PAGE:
- Oversight Committee investigation and majority staff report provided useful recommendations to improve cybersecurity and IT management at OPM.
- The background investigation process is taking longer.
- In FY2015, it took on average 95 days to process a secret clearance and 179 days for a top secret clearance.
- In FY2016, it took on average 166 days to process a secret clearance and 246 days for a top secret clearance.
- The federal government should reevaluate the pay scale for IT professionals to incentivize top talent to enter or remain in the public sector.
- 100 percent dual authentication has been implemented to initially access OPM systems using a personal identity verification (PIV) card and PIN.
- Zero-trust model and encryption of all social security numbers and high value assets will be implemented by the end of 2017.
- NBIB should expedite its inclusion of social media in its criteria during the evaluation of an individual’s fitness to hold a security clearance.
- To review the state of IT security at the Office of Personnel Management (OPM).
- To receive updates on reforms and challenges with the security clearance process.
- In September 2016, the Committee issued a report on its yearlong investigation of the 2015 OPM data breach that details the circumstances that led to the breach, OPM’s incident response, and OPM’s IT modernization efforts.
- The report offers 13 recommendations including improvements to federal cybersecurity, updates to procurement of incident response services, and accountability of the National Background Investigations Bureau (NBIB).
- In January 2016, the federal government announced the creation of NBIB under the Department of Defense to assume IT responsibilities pertaining to background investigations; however, a recent Performance Accountability Council report showed background investigation times have increased.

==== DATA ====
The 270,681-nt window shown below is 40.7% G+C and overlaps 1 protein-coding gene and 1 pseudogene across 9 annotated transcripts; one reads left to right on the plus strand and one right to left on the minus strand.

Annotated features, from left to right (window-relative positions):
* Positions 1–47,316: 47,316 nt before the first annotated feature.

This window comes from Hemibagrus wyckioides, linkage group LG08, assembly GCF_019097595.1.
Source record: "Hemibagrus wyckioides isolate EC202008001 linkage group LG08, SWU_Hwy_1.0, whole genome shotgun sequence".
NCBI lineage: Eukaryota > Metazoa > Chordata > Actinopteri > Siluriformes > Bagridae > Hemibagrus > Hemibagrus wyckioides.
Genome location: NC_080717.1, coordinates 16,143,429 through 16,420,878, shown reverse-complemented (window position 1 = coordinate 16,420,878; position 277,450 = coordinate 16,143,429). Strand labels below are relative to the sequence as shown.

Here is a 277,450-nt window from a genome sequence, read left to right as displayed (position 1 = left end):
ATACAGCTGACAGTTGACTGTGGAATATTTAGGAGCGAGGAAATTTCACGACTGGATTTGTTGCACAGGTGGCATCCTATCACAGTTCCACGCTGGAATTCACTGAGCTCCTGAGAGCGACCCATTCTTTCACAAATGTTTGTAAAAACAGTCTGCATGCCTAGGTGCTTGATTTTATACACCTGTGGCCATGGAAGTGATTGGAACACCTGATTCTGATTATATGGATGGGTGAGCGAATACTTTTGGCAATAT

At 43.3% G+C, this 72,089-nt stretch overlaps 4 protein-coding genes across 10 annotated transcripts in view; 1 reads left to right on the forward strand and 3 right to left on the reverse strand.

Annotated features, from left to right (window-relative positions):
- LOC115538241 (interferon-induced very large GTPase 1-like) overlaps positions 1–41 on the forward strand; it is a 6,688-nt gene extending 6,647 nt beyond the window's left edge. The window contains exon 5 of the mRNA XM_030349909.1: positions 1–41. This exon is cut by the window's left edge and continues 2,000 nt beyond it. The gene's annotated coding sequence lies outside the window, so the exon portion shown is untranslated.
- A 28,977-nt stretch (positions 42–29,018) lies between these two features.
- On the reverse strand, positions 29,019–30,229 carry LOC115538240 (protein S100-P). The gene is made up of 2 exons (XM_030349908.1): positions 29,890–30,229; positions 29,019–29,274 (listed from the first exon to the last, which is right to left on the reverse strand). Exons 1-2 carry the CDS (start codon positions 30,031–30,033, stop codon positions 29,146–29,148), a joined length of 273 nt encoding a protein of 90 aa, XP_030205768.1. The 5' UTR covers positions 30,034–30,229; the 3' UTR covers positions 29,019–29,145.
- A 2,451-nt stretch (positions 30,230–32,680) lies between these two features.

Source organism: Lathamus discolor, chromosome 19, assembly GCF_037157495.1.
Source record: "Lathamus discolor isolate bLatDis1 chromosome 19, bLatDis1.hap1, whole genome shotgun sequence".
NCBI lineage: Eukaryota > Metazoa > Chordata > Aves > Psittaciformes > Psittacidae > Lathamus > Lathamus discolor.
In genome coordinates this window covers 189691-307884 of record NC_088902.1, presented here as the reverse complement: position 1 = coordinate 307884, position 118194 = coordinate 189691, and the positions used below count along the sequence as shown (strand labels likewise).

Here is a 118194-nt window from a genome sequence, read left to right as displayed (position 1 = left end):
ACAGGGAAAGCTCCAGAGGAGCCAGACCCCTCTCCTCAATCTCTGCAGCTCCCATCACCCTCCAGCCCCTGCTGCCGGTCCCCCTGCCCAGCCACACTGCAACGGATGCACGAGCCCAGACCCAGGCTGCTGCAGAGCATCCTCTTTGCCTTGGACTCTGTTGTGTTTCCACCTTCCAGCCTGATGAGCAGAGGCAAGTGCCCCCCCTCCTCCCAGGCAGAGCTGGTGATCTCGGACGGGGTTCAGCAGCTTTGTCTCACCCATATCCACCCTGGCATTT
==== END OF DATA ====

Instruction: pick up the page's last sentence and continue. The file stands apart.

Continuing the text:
Chairman Chaffetz (R-UT): “This is what drives people crazy about the government. You had to conduct a study to find out if looking at social media is valuable and the conclusion is: ‘it might be, yes’?”… Let me answer the question for you: Yes, looking at publicly available social media should be part of the process.”
Information Technology Subcommittee Chairman Hurd (R-TX): “Why did we get to this situation? I ask that question in order to learn from this experience, so that we can take those lessons learned and apply it across the federal government.”
Government Operations Subcommittee Chairman Meadows (R-NC): “That’s basic, I’ve got encryption better than that on my home computer and here we are we have resources.”
Witnesses and testimonies
|Ms. Kathleen McGettigan||Acting Director||Office of Personnel Management||Document|
|Mr. Cord Chase||Chief Information Security Officer||Office of Personnel Management||Document|
|Mr. Charles Phalen||Director||National Background Investigations Bureau||Document|
|Mr. David DeVries||Chief Information Officer||National Background Investigations Bureau||Document|
|Mr. Terry Halvorsen||Chief Information Officer||U.S. Department of Defense||Document|